Colorectal cancers typically grow slowly and usually develop from non-cancerous colon polyps. This allows us the unique opportunity to not only identify colorectal cancer early, when it has a higher chance of cure, but to prevent it from developing in the first place. When a colon polyp is detected, it can usually be removed easily without the need for surgery and actually prevent a cancer from ever starting.
For this reason, the American Cancer Society recommends you begin routine colorectal cancer screening at age 45. This may need to begin earlier if you have risk factors, such as a family history of colorectal cancer or other genetic conditions that may increase your risk. New symptoms, such as rectal bleeding, or unexplained weight loss or changes in bowel habits should always be discussed with your health care provider.
Certain factors such as smoking, high animal fat diet, alcohol intake, obesity and lack of regular physical activity may also increase the risk of colorectal cancer.
We also offer genetic testing and counseling for patients who may be at hereditary risk for developing colorectal cancer.
Once established, patients receive regular reminders when future colorectal screening tests are due.
Remember, colorectal cancer is not only highly treatable when caught early, but preventable.
Colonoscopy: During this test, which is usually performed under sedation monitored by an anesthesiologist, the doctor gently inserts a thin, lighted flexible tube (colonoscope) into your rectum and guides it through the entire large intestine (colon) checking for polyps or other signs of cancerous growth. Images of the colon are viewed on a video screen. Polyps and other tissue samples may be removed and analyzed for further diagnosis. For individuals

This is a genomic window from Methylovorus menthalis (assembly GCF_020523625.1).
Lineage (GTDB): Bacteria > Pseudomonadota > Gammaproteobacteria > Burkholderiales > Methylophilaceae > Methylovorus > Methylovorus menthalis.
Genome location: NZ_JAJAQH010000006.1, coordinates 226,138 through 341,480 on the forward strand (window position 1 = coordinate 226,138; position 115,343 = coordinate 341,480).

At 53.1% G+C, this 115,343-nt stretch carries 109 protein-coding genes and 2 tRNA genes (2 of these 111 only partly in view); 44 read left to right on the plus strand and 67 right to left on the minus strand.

at average risk average risk, we recommend you undergo this procedure every ten years, beginning at age 45.
Colonoscopy is the only test that allows your doctor to see the entire colon and rectum and remove polyps. If something suspicious is found using any other screening tests, you will likely need a colonoscopy for follow up testing.
Our gastroenterologists and colorectal surgeons perform colonoscopies in our state-of-the-art endoscopy suites using the latest technologies to ensure maximum safety and patient comfort.
The Affordable Care Act mandates that all insurance plans cover colorectal cancer screening, including colonoscopy, at recommended intervals. Some plans choose not to cover polyp removal under this screening provision and copays and deductibles may apply.
These simple stool-based tests are easily done at home. They check for blood in the stool that is usually not visible to the naked eye, a possible sign of colorectal cancer.
Fecal Immunochemical Test: Also known as a FIT test or FIT kit. This stool test is very sensitive for detecting tiny amounts of human blood in the stool. If the test is positive, a follow-up colonoscopy is required to determine the source of the bleeding. This test needs to be performed yearly.
FIT-fecal DNA test: This test is also called a multitarget DNA stool test (Cologuard®). It looks for both blood and DNA, or genetic material shed by cancerous tumors and some polyps in the stool. If your doctor detects an abnormality, a follow-up colonoscopy is required. The American Cancer Society recommends this as a second tier test for those unable or unwilling to undergo colonoscopy or FIT testing. It can be done every three years. It is much more expensive than FIT testing but is generally covered by health insurance plans. However, colonoscopy after a positive stool test may no longer qualify as “screening” and may be subject to deductibles and copays.
Open Access allows patients to schedule a screening colonoscopy without the need for a full in-person gastrointestinal consultation. Open Access is appropriate for healthy patients who have no serious medical conditions. If your provider feels you are eligible for Open Access, you will be asked a series of questions over the phone and if no contraindications are identified, you will be scheduled for a colonoscopy at one of our convenient facilities by one of a select group of highly skilled, board certified, gastroenterologists.
Who is eligible?
Please contact John Muir Health Digestive Health Services if you have any questions or need further information. Patients with major medical issues are advised to first meet with their physician.
Phone: (925) 296-7340
Fax: (925) 296-9042